History

  • Influenza: A viral world war (Tilli Tansey, 8 June 2017): The 1918 influenza pandemic probably infected one-third of the world’s population at the time — 500 million people. It killed between 50 million and 100 million; by contrast, Second World War deaths numbered around 60 million. Why is this catastrophe not better remembered? Science journalist Laura Spinney reflects on this conundrum and the nature of historical memory in her impressive Pale Rider. She concludes that the pandemic is largely known as small, personal tragedies, not as a collective record. Eschewing a linear narrative, she has modelled her account loosely on Talmudic scholarship, in which layers of commentary are added to a text in expanding circles. The pandemic is central, but intersecting stories radiate out — reflections on medical practice, scientific research, town planning, religious beliefs, political systems, and ideas and practices on disease containment, right up to today’s catastrophe modelling amid concerns about AIDS, Zika and Ebola.
  • LETTER: Facts don’t back smallpox scheme (Earle Lockerby, 8 June 2017): Jeffery Amherst had nothing to do with smallpox-contaminated blankets in relation to the Mi’kmaq or any aboriginal group in the area now known as the Atlantic Provinces. What he did in 1763, five years after leaving Cape Breton following the capture of Louisbourg, was to suggest to a subordinate, Henry Bouquet, that the latter arrange for smallpox-contaminated blankets to be distributed to the Shawnee and Delaware aboriginal peoples in Pennsylvania. There is no evidence that Bouquet actually did such, but others apparently borrowed the idea and independently did so.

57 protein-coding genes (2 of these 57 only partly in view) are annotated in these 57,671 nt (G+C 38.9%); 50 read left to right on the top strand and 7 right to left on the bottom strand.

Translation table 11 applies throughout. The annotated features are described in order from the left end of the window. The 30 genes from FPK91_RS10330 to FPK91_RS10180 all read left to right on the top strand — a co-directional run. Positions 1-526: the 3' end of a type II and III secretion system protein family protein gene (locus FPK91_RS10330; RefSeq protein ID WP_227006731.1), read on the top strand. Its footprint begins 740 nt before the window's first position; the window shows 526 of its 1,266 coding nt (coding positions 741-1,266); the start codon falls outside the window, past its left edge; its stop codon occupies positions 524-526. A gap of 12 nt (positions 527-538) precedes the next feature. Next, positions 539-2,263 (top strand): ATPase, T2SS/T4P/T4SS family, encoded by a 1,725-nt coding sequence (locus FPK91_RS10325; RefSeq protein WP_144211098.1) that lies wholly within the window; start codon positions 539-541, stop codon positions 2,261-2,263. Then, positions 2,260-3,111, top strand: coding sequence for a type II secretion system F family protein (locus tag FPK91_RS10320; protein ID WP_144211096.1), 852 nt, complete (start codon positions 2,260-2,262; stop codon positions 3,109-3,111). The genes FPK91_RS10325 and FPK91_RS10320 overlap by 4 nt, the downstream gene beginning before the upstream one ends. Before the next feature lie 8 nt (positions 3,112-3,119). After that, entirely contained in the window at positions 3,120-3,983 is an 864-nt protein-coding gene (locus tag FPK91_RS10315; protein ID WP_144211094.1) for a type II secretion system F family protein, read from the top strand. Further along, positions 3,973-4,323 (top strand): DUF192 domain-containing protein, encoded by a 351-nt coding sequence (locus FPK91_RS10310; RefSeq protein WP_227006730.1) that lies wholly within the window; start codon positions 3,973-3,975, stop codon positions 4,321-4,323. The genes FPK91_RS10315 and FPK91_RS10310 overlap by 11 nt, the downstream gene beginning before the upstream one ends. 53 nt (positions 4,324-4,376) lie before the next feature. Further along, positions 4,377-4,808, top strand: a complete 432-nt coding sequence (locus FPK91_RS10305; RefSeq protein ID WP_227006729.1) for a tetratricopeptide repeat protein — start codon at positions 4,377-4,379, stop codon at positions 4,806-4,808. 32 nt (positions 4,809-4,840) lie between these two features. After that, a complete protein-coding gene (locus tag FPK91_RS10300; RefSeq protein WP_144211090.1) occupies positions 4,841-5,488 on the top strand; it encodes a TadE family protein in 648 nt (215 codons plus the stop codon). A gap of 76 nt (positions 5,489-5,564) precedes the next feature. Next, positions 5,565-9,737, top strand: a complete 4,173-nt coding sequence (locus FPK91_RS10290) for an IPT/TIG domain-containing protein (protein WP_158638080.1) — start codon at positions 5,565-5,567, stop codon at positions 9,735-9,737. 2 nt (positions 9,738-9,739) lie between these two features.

CB security and safety

  • American Chemistry Council updates PPE, hygiene guidelines for phosgene (Safety and Health Magazine, 7 June 2017): The American Chemistry Council recently released updated guidelines on preventive health measures and the use of personal protective equipment for workers exposed to phosgene, a chemical used in manufacturing that is a poisonous gas at room temperature.

CBW defence, protection and preparedness

  • Cuts to US bioterror funds risk peril in event of attack (Daniel M. Gerstein, 6 June 2017): President Trump’s proposed fiscal year 2018 budget would eliminate a Department of Homeland Security laboratory dedicated to countering bioterrorism and providing the science behind response and recovery efforts should an attack occur.